Dr. Hailey informed that Cognitive Behavioral Therapy (CBT) has been very effective for clients dealing with anxiety. A person’s thoughts and actions are intertwined. She states, “We have to target actions and thoughts in order to see a positive change in feelings such as anxiety,” she adds by saying “There are cognitive errors that lead people to experience anxiety” such as black and white thinking or negative core beliefs shaped by friends and family members. She helps her clients to develop their “internal locus of control”, meaning that they are able to see that they are active participants in their own life. Whereas, someone with an “external locus of control” sees themselves as being at life’s mercy.

Medication can be helpful for those struggling with anxiety, though some avoid it due to the negative stigma of it being “unnecessary.” Whyms admits that a few years ago she thought of it as being “for the weak-minded.” Lancaster County is more conservative, so there is probably more of a stigma here than there would be on the West Coast.

Hailey also encourages mindfulness and relaxation techniques such as yoga, tai chi, and “sleep hygiene” which is finding a sleep schedule and sticking to it. She states that “The big three- exercise, sleep, and nutrition- are going to help with any mental health concern”.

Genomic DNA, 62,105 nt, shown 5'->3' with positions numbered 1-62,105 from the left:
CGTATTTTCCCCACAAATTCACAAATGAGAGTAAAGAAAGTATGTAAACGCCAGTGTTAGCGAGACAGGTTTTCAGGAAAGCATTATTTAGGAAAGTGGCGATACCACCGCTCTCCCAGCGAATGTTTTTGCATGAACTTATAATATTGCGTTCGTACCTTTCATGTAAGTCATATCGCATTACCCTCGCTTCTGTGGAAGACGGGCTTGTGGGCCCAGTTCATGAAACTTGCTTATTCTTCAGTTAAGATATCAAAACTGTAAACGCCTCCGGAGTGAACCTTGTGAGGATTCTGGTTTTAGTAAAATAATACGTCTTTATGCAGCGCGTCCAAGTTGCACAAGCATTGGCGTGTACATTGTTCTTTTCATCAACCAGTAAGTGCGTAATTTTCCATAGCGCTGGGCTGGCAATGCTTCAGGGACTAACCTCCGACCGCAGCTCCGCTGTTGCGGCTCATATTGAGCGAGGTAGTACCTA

“Self-compassion” is also a must when dealing with anxiety. This means, “learning to treat ourselves with kindness and forgiveness during times of stress or failures or challenges”. Although it may not be natural initially, it is a skill that can be built.

Society seems to be taking notice of the importance of mental health. Companies are implementing integrative care programs. Hailey says that “medical providers and mental health providers are working side by side to address patient’s needs.”

Sometimes just beginning a conversation is the most important part of addressing such a nation-wide issue. Hailey mentioned that when celebrities come forward about a mental health issue that they have been dealing with, it actually encourages some of her clients. It helps them to know that they are not alone. She adds, “We could always do a better job in society educating people.”

Although many people are dealing with their anxiety, Hailey states, “some are getting help, but not enough.” By recognizing the signs, this will allow those who are struggling to get help and free themselves from the heavy burden of anxiety. If you or a friend are dealing with anxiety or any other mental disorder, HACC has people you can talk to. Counselors are located in the Student Services Suite in Main 221.

Whyms still deals with her anxiety day to day. However, she has found that it helps to surround herself with people who push her. As she continues to understand her anxiety, she speaks about it more. She stresses that it is not about being happy all the time, but becoming more comfortable with who we are.